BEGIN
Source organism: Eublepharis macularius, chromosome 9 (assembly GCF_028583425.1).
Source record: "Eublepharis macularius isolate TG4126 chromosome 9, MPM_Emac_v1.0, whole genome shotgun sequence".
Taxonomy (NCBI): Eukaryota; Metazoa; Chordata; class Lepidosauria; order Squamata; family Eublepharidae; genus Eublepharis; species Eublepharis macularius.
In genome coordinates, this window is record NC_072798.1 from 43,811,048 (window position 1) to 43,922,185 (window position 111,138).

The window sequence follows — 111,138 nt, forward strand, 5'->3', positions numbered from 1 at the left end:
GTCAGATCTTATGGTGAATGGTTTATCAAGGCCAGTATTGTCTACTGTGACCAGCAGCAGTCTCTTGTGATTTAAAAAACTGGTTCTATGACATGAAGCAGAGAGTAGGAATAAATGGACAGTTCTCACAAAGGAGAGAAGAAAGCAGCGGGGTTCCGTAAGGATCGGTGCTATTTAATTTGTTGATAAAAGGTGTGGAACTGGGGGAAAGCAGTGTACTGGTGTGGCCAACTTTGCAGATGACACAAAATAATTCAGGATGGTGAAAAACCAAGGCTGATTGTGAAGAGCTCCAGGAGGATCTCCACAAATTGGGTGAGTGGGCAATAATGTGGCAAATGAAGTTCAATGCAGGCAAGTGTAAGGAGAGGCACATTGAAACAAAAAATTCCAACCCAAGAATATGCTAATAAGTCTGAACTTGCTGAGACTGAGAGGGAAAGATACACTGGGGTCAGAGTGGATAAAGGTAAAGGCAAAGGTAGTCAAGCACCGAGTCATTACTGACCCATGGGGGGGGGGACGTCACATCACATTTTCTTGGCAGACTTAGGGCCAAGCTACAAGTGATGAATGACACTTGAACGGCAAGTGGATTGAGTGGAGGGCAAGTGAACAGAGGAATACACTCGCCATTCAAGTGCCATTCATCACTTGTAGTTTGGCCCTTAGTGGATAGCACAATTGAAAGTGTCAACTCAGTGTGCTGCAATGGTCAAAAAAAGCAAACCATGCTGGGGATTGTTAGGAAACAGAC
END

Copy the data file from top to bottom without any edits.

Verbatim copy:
Source organism: Eublepharis macularius, chromosome 9 (assembly GCF_028583425.1).
Source record: "Eublepharis macularius isolate TG4126 chromosome 9, MPM_Emac_v1.0, whole genome shotgun sequence".
Taxonomy (NCBI): Eukaryota; Metazoa; Chordata; class Lepidosauria; order Squamata; family Eublepharidae; genus Eublepharis; species Eublepharis macularius.
In genome coordinates, this window is record NC_072798.1 from 43,811,048 (window position 1) to 43,922,185 (window position 111,138).

The window sequence follows — 111,138 nt, forward strand, 5'->3', positions numbered from 1 at the left end:
GTCAGATCTTATGGTGAATGGTTTATCAAGGCCAGTATTGTCTACTGTGACCAGCAGCAGTCTCTTGTGATTTAAAAAACTGGTTCTATGACATGAAGCAGAGAGTAGGAATAAATGGACAGTTCTCACAAAGGAGAGAAGAAAGCAGCGGGGTTCCGTAAGGATCGGTGCTATTTAATTTGTTGATAAAAGGTGTGGAACTGGGGGAAAGCAGTGTACTGGTGTGGCCAACTTTGCAGATGACACAAAATAATTCAGGATGGTGAAAAACCAAGGCTGATTGTGAAGAGCTCCAGGAGGATCTCCACAAATTGGGTGAGTGGGCAATAATGTGGCAAATGAAGTTCAATGCAGGCAAGTGTAAGGAGAGGCACATTGAAACAAAAAATTCCAACCCAAGAATATGCTAATAAGTCTGAACTTGCTGAGACTGAGAGGGAAAGATACACTGGGGTCAGAGTGGATAAAGGTAAAGGCAAAGGTAGTCAAGCACCGAGTCATTACTGACCCATGGGGGGGGGGACGTCACATCACATTTTCTTGGCAGACTTAGGGCCAAGCTACAAGTGATGAATGACACTTGAACGGCAAGTGGATTGAGTGGAGGGCAAGTGAACAGAGGAATACACTCGCCATTCAAGTGCCATTCATCACTTGTAGTTTGGCCCTTAGTGGATAGCACAATTGAAAGTGTCAACTCAGTGTGCTGCAATGGTCAAAAAAAGCAAACCATGCTGGGGATTGTTAGGAAACAGAC